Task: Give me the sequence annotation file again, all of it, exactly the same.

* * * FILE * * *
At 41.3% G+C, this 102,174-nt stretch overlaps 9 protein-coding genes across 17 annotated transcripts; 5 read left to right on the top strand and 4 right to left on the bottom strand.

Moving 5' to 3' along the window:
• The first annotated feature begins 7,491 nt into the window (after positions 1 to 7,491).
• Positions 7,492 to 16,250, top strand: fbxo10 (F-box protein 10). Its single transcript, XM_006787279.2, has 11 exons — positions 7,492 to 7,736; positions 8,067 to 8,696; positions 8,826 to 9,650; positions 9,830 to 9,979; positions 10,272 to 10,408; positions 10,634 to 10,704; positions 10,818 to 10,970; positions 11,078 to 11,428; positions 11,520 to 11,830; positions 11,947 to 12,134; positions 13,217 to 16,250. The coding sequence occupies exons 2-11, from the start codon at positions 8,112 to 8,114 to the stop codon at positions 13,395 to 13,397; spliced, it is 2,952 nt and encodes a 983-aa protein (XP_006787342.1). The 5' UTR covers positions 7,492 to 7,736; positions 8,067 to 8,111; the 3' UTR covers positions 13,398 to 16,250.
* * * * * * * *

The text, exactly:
At 41.3% G+C, this 102,174-nt stretch overlaps 9 protein-coding genes across 17 annotated transcripts; 5 read left to right on the top strand and 4 right to left on the bottom strand.

Moving 5' to 3' along the window:
• The first annotated feature begins 7,491 nt into the window (after positions 1 to 7,491).
• Positions 7,492 to 16,250, top strand: fbxo10 (F-box protein 10). Its single transcript, XM_006787279.2, has 11 exons — positions 7,492 to 7,736; positions 8,067 to 8,696; positions 8,826 to 9,650; positions 9,830 to 9,979; positions 10,272 to 10,408; positions 10,634 to 10,704; positions 10,818 to 10,970; positions 11,078 to 11,428; positions 11,520 to 11,830; positions 11,947 to 12,134; positions 13,217 to 16,250. The coding sequence occupies exons 2-11, from the start codon at positions 8,112 to 8,114 to the stop codon at positions 13,395 to 13,397; spliced, it is 2,952 nt and encodes a 983-aa protein (XP_006787342.1). The 5' UTR covers positions 7,492 to 7,736; positions 8,067 to 8,111; the 3' UTR covers positions 13,398 to 16,250.